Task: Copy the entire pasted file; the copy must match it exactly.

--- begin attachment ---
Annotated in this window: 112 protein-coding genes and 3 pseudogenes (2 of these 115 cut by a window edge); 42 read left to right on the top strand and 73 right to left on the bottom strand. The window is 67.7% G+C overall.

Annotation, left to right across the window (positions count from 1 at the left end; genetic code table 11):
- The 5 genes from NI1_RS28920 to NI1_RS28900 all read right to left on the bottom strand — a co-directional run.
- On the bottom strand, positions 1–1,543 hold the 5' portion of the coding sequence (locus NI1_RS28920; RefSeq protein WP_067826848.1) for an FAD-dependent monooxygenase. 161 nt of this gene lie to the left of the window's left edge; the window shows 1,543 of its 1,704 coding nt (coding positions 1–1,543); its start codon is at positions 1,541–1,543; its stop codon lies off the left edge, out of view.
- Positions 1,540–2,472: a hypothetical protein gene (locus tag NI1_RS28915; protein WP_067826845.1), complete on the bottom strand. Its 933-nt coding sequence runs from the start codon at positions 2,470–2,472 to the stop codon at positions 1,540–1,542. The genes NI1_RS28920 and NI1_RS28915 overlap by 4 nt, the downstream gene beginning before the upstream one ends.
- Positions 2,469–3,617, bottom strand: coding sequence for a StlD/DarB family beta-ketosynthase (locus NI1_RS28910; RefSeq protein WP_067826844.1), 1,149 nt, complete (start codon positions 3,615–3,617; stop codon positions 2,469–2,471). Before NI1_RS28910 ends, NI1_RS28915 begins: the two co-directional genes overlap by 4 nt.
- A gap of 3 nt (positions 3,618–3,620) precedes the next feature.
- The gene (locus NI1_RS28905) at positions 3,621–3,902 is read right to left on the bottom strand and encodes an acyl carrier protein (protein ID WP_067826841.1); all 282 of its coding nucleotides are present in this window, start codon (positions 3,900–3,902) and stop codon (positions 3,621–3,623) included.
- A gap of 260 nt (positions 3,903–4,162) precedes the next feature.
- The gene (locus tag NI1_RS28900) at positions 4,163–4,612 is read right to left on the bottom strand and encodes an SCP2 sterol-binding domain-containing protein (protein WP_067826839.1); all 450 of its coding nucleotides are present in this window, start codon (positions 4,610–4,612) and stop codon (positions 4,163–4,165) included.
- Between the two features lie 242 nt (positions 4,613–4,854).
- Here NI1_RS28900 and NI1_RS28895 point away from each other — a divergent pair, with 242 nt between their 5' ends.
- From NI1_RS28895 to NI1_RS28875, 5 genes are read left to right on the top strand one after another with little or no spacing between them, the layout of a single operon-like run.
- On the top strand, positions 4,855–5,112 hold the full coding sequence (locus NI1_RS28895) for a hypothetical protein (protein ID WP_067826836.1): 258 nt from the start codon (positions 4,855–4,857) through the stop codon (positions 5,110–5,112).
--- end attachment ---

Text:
Annotated in this window: 112 protein-coding genes and 3 pseudogenes (2 of these 115 cut by a window edge); 42 read left to right on the top strand and 73 right to left on the bottom strand. The window is 67.7% G+C overall.

Annotation, left to right across the window (positions count from 1 at the left end; genetic code table 11):
- The 5 genes from NI1_RS28920 to NI1_RS28900 all read right to left on the bottom strand — a co-directional run.
- On the bottom strand, positions 1–1,543 hold the 5' portion of the coding sequence (locus NI1_RS28920; RefSeq protein WP_067826848.1) for an FAD-dependent monooxygenase. 161 nt of this gene lie to the left of the window's left edge; the window shows 1,543 of its 1,704 coding nt (coding positions 1–1,543); its start codon is at positions 1,541–1,543; its stop codon lies off the left edge, out of view.
- Positions 1,540–2,472: a hypothetical protein gene (locus tag NI1_RS28915; protein WP_067826845.1), complete on the bottom strand. Its 933-nt coding sequence runs from the start codon at positions 2,470–2,472 to the stop codon at positions 1,540–1,542. The genes NI1_RS28920 and NI1_RS28915 overlap by 4 nt, the downstream gene beginning before the upstream one ends.
- Positions 2,469–3,617, bottom strand: coding sequence for a StlD/DarB family beta-ketosynthase (locus NI1_RS28910; RefSeq protein WP_067826844.1), 1,149 nt, complete (start codon positions 3,615–3,617; stop codon positions 2,469–2,471). Before NI1_RS28910 ends, NI1_RS28915 begins: the two co-directional genes overlap by 4 nt.
- A gap of 3 nt (positions 3,618–3,620) precedes the next feature.
- The gene (locus NI1_RS28905) at positions 3,621–3,902 is read right to left on the bottom strand and encodes an acyl carrier protein (protein ID WP_067826841.1); all 282 of its coding nucleotides are present in this window, start codon (positions 3,900–3,902) and stop codon (positions 3,621–3,623) included.
- A gap of 260 nt (positions 3,903–4,162) precedes the next feature.
- The gene (locus tag NI1_RS28900) at positions 4,163–4,612 is read right to left on the bottom strand and encodes an SCP2 sterol-binding domain-containing protein (protein WP_067826839.1); all 450 of its coding nucleotides are present in this window, start codon (positions 4,610–4,612) and stop codon (positions 4,163–4,165) included.
- Between the two features lie 242 nt (positions 4,613–4,854).
- Here NI1_RS28900 and NI1_RS28895 point away from each other — a divergent pair, with 242 nt between their 5' ends.
- From NI1_RS28895 to NI1_RS28875, 5 genes are read left to right on the top strand one after another with little or no spacing between them, the layout of a single operon-like run.
- On the top strand, positions 4,855–5,112 hold the full coding sequence (locus NI1_RS28895) for a hypothetical protein (protein ID WP_067826836.1): 258 nt from the start codon (positions 4,855–4,857) through the stop codon (positions 5,110–5,112).